A recent discovery for Mel is a commercial worm cast supplier. He supplies a worm compost with which Mel is very happy, despite the high cost per tonne. The product is booming with life. Mel's eyes light up as he picks through the heap looking for worm eggsacks. "Each one of these is twelve worms waiting to hatch" he says, sifting the small yellow egg-cases from handfuls of black, sweet smelling compost, "nothing I have seen makes soil come to life like this stuff".
Although he has seen many pests in the past, few problems remain. Mel regards this as payoff for twenty years of investment and toil, and the result of soil development using organic techniques. The establishment of control organisms for major pests over time has also contributed. Trichogramma wasp is established. It is useful for control of cabbage white butterfly. Ladybirds are visible as we walk around the property. This year no permitted fungicides have been used on any crop either. This is an unexpected pleasure for a strawberry and celery grower and certain evidence that something is working right.
The interplanting of species assists with pest and disease control. It also provides some income protection. If the year is too wet for strawberries, the celery will grow better.
Mel and I discussed the fox terriers which are kept to control rodents in compost and in the strawberry patch. These are now bred on farm and the progeny sold. The understatement contained in this relevation from Mel is an archetype for organic growers. What started out as a solution to a pest problem has become an enjoyable hobby or pastime and produces at least a partial return on investment.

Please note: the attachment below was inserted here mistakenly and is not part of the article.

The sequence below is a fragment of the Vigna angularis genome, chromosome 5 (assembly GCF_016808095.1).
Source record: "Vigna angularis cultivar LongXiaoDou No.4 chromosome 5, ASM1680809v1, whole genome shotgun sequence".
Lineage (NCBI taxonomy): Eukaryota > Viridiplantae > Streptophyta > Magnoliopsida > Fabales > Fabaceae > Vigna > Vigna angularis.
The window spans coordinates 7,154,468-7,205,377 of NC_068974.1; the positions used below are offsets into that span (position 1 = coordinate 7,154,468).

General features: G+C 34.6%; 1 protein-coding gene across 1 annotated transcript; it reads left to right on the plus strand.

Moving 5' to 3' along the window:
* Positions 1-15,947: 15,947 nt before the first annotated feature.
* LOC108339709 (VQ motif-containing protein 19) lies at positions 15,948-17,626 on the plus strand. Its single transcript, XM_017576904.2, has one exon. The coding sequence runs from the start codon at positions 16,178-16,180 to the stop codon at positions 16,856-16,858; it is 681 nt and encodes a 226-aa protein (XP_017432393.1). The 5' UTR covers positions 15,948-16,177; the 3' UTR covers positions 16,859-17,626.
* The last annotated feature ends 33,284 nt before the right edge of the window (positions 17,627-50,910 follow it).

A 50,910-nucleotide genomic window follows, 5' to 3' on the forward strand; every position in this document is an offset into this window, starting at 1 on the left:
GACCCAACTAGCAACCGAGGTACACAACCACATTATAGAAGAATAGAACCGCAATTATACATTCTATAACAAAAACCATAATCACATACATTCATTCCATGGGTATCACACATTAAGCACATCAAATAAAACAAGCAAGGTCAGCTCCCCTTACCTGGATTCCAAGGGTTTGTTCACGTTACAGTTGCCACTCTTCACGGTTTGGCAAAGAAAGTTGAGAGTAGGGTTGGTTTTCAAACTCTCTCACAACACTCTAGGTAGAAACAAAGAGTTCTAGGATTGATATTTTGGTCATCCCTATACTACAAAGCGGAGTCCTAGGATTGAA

The strawberry patches are rotated around the farm. Three years of berries are followed by snow peas, then celery or another heavy feeding crop. The land can then be returned to berries.
An important limitation on production is reliable labour, especially in this quiet area, remote from population centres. Mel has many enquiries for more produce, especially from interstate, but is reluctant to expand beyond a size which he can handle himself, with some casual picking and packing help from the few locals who Mel can trust. Strawberries are a fragile crop. Their attractiveness and keeping qualities are severely reduced by rough handling. Therefore a caring attitude to harvest is required. While this come naturally to the farmer who has laboured and cared for the crop, it is not easily found in itinerant labour.
However new markets are being developed and the pressure to expand is being felt. Woolworths has developed an organic section in 5 targeted stores, which Mel supplies. He is keen to support this initiative as the network of organic stores in Adelaide is insufficient. Several excellent stores concentrating on organic produce can be found in the city, but more outlets are needed.
Mel's advice for new organic growers is "patience, the system does workafter a time". He also stresses the need for soil development, and the ability to take some setbacks in the early years. He also laments the lack of co-ordination in the marketplace, which sees growers competing with each other instead of co-ordinating their supply and assisting everyone to make a living.
As I prepare to leave, the white cockatos soar screaching out of a magestic old Eucalyptus viminalis; a wedge tailed eagle is gliding by overhead. For me it is a symbol of the wildness of this beautiful place.